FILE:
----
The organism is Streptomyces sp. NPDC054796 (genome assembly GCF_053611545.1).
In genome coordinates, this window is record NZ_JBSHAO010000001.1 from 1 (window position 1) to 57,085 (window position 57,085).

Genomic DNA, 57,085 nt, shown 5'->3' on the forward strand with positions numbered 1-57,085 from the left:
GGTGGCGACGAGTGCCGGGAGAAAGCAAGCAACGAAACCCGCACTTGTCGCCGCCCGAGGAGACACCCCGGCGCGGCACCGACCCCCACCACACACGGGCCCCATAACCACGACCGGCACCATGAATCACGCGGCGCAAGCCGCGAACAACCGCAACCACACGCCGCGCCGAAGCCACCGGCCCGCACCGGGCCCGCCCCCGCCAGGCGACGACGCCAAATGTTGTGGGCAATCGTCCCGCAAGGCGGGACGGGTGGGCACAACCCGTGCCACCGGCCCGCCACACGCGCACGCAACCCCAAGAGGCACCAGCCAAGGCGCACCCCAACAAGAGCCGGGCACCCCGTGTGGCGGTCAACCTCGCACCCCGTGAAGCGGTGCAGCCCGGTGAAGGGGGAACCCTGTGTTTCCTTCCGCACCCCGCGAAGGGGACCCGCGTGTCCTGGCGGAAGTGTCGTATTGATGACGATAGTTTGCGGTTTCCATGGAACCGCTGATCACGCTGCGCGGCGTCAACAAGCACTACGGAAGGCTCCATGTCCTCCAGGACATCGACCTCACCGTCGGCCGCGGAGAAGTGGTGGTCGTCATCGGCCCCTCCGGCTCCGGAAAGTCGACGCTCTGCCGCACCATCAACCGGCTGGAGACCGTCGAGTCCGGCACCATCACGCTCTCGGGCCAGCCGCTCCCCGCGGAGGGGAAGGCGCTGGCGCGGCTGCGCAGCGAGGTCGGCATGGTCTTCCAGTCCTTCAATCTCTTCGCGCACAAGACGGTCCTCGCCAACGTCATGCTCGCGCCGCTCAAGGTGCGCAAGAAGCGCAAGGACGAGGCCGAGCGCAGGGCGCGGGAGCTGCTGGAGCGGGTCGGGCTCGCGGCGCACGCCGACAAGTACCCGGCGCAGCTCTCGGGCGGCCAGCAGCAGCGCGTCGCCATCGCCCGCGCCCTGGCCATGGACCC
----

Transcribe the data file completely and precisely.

The organism is Streptomyces sp. NPDC054796 (genome assembly GCF_053611545.1).
In genome coordinates, this window is record NZ_JBSHAO010000001.1 from 1 (window position 1) to 57,085 (window position 57,085).

Genomic DNA, 57,085 nt, shown 5'->3' on the forward strand with positions numbered 1-57,085 from the left:
GGTGGCGACGAGTGCCGGGAGAAAGCAAGCAACGAAACCCGCACTTGTCGCCGCCCGAGGAGACACCCCGGCGCGGCACCGACCCCCACCACACACGGGCCCCATAACCACGACCGGCACCATGAATCACGCGGCGCAAGCCGCGAACAACCGCAACCACACGCCGCGCCGAAGCCACCGGCCCGCACCGGGCCCGCCCCCGCCAGGCGACGACGCCAAATGTTGTGGGCAATCGTCCCGCAAGGCGGGACGGGTGGGCACAACCCGTGCCACCGGCCCGCCACACGCGCACGCAACCCCAAGAGGCACCAGCCAAGGCGCACCCCAACAAGAGCCGGGCACCCCGTGTGGCGGTCAACCTCGCACCCCGTGAAGCGGTGCAGCCCGGTGAAGGGGGAACCCTGTGTTTCCTTCCGCACCCCGCGAAGGGGACCCGCGTGTCCTGGCGGAAGTGTCGTATTGATGACGATAGTTTGCGGTTTCCATGGAACCGCTGATCACGCTGCGCGGCGTCAACAAGCACTACGGAAGGCTCCATGTCCTCCAGGACATCGACCTCACCGTCGGCCGCGGAGAAGTGGTGGTCGTCATCGGCCCCTCCGGCTCCGGAAAGTCGACGCTCTGCCGCACCATCAACCGGCTGGAGACCGTCGAGTCCGGCACCATCACGCTCTCGGGCCAGCCGCTCCCCGCGGAGGGGAAGGCGCTGGCGCGGCTGCGCAGCGAGGTCGGCATGGTCTTCCAGTCCTTCAATCTCTTCGCGCACAAGACGGTCCTCGCCAACGTCATGCTCGCGCCGCTCAAGGTGCGCAAGAAGCGCAAGGACGAGGCCGAGCGCAGGGCGCGGGAGCTGCTGGAGCGGGTCGGGCTCGCGGCGCACGCCGACAAGTACCCGGCGCAGCTCTCGGGCGGCCAGCAGCAGCGCGTCGCCATCGCCCGCGCCCTGGCCATGGACCC